A biking mindset
Riding down a root-covered trail, finding the right track in the terrain, and being fully focussed on the moment – this is great fun and triggers an explosion of hormones (endorphins). But then there's the other side: those places on the descent that we’re not sure we can ride. «Should I?» «Or better not?» «What happens if I fall?» «How would I feel if I managed it?» are questions that we ask ourselves in such situations.
Almost every biker knows these thoughts. After all, besides a good biking technique, mental fitness is crucial in these situations. For this reason, our editor, Livia Bieri, attended a bike course with mental training and shares with us the tips she found most helpful.
Mental strength with every pedal push
Right at the beginning of the course, Claudia Müller, IAP Mental Trainer, explained what mental training actually means: «Mental strength is the ability to reach your highest performance level, regardless of the situation.» In order to achieve this top level of performance and safety on a bike, mental training offers various strategies. After all, as we already know so well: fear begins in the mind. Courage too.
Mental training on real terrain
It’s very important that the strategies learned in the course are put to regular practice in various situations. The rule is: from easy to difficult. It's therefore helpful to learn mental strategies on simple terrains and then, in the next step, to apply them to the single trails. Julia Niederberger (Swiss Cycling Guide at Trudy Bike) says: «Successful mental training, like biking technique training, always takes place on real terrain, for that’s where it can be directly applied and consolidated».
Using the power of imagination
A frequently used exercise in mental training is visualisation. This is where you imagine as vividly and in as much detail as possible how you will successfully manage a situation, thereby raising your performance level and chances of success. Elite athletes make use of this strategy too, for at this level it’s often not their physical performance that decides over victory or defeat, but their mental state.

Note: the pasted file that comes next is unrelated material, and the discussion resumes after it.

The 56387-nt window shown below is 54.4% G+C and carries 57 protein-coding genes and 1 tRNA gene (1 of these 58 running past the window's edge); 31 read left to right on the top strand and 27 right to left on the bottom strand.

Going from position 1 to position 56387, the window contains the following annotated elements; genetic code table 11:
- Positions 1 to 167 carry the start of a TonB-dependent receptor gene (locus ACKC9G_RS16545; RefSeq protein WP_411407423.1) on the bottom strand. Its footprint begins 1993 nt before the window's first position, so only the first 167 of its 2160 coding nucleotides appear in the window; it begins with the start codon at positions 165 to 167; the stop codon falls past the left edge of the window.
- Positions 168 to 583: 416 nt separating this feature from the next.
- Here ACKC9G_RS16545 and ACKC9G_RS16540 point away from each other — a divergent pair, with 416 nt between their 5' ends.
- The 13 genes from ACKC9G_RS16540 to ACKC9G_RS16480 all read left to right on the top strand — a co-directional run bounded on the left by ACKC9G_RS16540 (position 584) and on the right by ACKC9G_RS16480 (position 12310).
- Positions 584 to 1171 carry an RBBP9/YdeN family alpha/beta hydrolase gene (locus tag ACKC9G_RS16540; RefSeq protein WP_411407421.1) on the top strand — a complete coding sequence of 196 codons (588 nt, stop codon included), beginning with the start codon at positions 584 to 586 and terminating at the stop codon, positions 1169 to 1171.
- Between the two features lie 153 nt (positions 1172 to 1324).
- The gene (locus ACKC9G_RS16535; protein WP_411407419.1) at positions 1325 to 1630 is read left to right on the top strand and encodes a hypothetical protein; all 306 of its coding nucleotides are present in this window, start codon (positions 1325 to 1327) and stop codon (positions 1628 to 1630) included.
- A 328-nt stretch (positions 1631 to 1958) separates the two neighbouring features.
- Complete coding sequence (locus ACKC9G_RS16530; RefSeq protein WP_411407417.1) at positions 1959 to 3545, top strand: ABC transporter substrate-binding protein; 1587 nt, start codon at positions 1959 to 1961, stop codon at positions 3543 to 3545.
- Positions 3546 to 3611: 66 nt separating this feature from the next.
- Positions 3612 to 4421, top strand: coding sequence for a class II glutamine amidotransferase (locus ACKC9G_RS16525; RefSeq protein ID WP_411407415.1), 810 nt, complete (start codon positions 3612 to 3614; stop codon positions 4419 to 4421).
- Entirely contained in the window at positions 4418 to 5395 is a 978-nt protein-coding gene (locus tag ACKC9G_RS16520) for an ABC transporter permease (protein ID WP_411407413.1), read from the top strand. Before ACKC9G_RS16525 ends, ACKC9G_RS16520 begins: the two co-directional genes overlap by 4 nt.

But visualisation is also a very effective tool for free-time bikers. Before difficult descents, the ability to remind yourself of that feeling of control, where to look and the correct position on the bike will boost your performance.
Perspectives when visualising
When visualising, there are two different perspectives.
- With internal visualisation, you see yourself as if you had a camera on your head.
- In external visualisation, on the other hand, you see yourself performing the task as if you were your own spectator.
Both types of visualisation are possible, you just have to choose the one that suits you better.
Tip: Visualisation is not only ideal for biking, it will also improve your performance at work. For example, if you are nervous before an important presentation, you can visualise over and over again how lively and successful the presentation will be. Give it a try!
Dealing with fear and stress
The key factor when biking is that at every dangerous point we make a conscious decision on whether to ride or get off. It is important to note that our assessment differs depending on the situation, and that is a good thing. For example, when you are coming home from a long tour and are exhausted, a spot that you previously found easy can suddenly look dangerous.
Pay attention to how you breathe
If you decide to ride, Claudia Müller-Amstutz recommends that you pay attention to your breathing and exhale deeply before you start. This ensures optimal tension in your muscles. After this, it’s important to focus on the upcoming action.
And for those who decide to get off the saddle? This is a sensible decision too, especially in terms of the risk of injury. The important thing is to have fun when biking!
Safety in the saddle
Bikers seeking assurance that all’s well when they mount the saddle should quickly check certain parts of their bike before each tour. After all, a loose screw can quickly turn biking into a risky undertaking. In an M check, the expert shows us which parts of the bike are important.